PHENOM Testifies at the State House

Tax reform and student financial aid, two of PHENOM’s top legislative priorities, had hearings at the State House in May.

On May 5, PHENOM brought more than 50 people from across the state to show support for “An Act to Invest in Our Communities,” which would generate an additional $1.3 billion per year in revenue for the state. The audience of over 500 people heard PHENOM members Chris Wilbur (Bristol Community College) and Max Page (UMass Amherst) explain to the Joint Committee on Revenue the impact repeated budget cuts are having on our campuses.

Waving yellow signs with messages like “Tax Me” and “I’ll Pay More,” students, staff and faculty made it clear that they had not come to fight for a larger piece of a shrinking pie. Instead, the desire to enlarge the pie brought us together with town officials, human service advocates, K-12 leaders and others.

The bill (SB1416 / HB2553 sponsored by Rep. Jim O’Day and Sen. Sonia Chang-Diaz) would restore the personal income tax rate to 5.95% but would increase personal exemptions so there would be no additional burden on low-income people. It would also raise the tax rate on unearned income (interest and dividends).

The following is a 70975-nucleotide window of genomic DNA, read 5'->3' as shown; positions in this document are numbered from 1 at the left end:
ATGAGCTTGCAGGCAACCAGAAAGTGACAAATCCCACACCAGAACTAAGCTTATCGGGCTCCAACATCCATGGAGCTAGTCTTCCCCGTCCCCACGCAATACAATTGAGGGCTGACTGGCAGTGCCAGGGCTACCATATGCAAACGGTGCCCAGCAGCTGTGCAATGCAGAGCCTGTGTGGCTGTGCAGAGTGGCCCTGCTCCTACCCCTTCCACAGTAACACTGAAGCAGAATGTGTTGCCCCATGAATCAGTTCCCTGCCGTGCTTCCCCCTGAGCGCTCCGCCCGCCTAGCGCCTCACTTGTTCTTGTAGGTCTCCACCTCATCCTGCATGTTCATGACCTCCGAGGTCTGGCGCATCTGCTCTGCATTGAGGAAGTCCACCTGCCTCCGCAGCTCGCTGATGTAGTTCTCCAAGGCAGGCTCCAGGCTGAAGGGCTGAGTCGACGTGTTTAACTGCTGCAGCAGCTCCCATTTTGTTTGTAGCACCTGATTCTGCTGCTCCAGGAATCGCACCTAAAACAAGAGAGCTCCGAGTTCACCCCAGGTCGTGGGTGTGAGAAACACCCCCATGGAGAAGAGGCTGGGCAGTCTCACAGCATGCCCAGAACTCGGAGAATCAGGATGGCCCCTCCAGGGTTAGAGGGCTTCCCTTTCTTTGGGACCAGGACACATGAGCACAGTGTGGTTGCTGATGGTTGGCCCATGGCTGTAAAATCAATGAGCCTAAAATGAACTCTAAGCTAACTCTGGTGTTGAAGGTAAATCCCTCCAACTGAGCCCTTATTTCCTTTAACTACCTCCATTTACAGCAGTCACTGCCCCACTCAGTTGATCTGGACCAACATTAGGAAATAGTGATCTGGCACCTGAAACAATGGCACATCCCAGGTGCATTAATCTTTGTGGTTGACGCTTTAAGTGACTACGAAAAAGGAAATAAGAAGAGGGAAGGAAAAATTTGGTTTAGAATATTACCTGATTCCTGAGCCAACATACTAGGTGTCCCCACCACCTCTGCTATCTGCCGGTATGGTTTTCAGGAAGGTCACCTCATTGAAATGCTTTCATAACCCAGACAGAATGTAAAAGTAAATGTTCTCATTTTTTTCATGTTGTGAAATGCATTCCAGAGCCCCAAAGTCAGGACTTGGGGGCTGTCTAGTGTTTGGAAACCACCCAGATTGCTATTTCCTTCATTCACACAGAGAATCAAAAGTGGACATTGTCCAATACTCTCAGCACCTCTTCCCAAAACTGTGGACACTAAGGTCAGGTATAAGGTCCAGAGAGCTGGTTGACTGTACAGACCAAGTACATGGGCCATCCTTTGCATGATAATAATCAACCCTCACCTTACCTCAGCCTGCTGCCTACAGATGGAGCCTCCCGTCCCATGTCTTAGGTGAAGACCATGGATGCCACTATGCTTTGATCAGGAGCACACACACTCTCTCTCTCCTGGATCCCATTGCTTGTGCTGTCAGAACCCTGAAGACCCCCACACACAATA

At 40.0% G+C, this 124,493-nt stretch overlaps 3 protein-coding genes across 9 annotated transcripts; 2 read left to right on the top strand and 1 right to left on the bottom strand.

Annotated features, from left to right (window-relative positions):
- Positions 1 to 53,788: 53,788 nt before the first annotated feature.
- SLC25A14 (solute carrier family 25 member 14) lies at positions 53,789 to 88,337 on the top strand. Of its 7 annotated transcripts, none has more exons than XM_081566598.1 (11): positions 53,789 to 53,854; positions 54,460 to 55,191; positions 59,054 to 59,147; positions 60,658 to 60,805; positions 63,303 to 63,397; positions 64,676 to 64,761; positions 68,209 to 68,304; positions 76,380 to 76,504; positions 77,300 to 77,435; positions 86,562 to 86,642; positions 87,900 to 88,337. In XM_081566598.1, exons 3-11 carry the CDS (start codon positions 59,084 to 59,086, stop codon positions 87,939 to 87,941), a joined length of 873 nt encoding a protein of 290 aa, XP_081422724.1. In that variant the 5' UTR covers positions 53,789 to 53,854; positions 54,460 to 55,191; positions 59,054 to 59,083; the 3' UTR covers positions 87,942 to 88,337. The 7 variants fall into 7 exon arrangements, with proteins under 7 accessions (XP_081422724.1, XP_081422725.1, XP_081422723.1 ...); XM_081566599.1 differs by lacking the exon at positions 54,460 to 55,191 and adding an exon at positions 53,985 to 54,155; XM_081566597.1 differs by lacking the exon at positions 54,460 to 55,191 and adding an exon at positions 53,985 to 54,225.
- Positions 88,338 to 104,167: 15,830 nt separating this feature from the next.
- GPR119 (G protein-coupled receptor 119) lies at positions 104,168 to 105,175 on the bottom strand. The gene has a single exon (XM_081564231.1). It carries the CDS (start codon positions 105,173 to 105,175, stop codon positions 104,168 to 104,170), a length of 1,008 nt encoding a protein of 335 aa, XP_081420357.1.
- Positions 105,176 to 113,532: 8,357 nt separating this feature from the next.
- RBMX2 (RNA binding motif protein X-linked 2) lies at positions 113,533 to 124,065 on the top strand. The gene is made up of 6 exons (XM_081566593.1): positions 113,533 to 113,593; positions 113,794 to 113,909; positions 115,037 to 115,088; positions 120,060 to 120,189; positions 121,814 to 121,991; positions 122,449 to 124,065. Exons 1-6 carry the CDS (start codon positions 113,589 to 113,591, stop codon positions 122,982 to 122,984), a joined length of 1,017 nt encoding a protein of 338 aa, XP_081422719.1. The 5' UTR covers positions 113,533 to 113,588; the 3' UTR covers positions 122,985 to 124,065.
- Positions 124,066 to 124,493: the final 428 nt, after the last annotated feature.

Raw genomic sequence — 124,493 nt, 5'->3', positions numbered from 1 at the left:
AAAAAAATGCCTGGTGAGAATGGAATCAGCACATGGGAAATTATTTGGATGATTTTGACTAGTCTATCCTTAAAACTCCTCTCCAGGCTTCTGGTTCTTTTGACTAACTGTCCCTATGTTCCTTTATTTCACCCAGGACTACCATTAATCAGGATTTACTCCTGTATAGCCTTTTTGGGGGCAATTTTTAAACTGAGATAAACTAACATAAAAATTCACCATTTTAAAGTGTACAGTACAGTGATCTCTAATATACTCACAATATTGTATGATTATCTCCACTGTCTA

Six days later, PHENOM members Stasha Lampert (UMass Boston), Patrick Burke (Westfield State) and Vonds Auguste (a former student) testified before the Joint Committee on Higher Education. They offered moving testimony for H.350, the “Finish Line Grant” legislation crafted by Representative Sean Garballey and PHENOM. This bill would provide scholarships to cover the tuition and fees for the final year at a public college for residents of Massachusetts in need of financial assistance. The two students and one former student told their personal stories and tied them to the societal need for more college graduates. Their common theme was: improving access is important but it’s not enough by itself. Retention and graduation rates are equally important. As Stasha said, “The Finish Line Grant stands as a mediator of this problem of high costs and compromised graduation rates, by helping students who face struggles getting through their final year (or who are looking forward to at some point having a final year). Students would see this grant as a motivator and potential enabler for the completion of their degree.”

PHENOM members also expressed support for two other financial aid bills. House bill 351 would limit to 50% the proportion of state financial aid that went to students attending private colleges. The Education Rewards Grant Program to Assist Low-Income Workers Act (H977/S42) would preserve the only state grant available to low-income students enrolled in college less than half time. ۩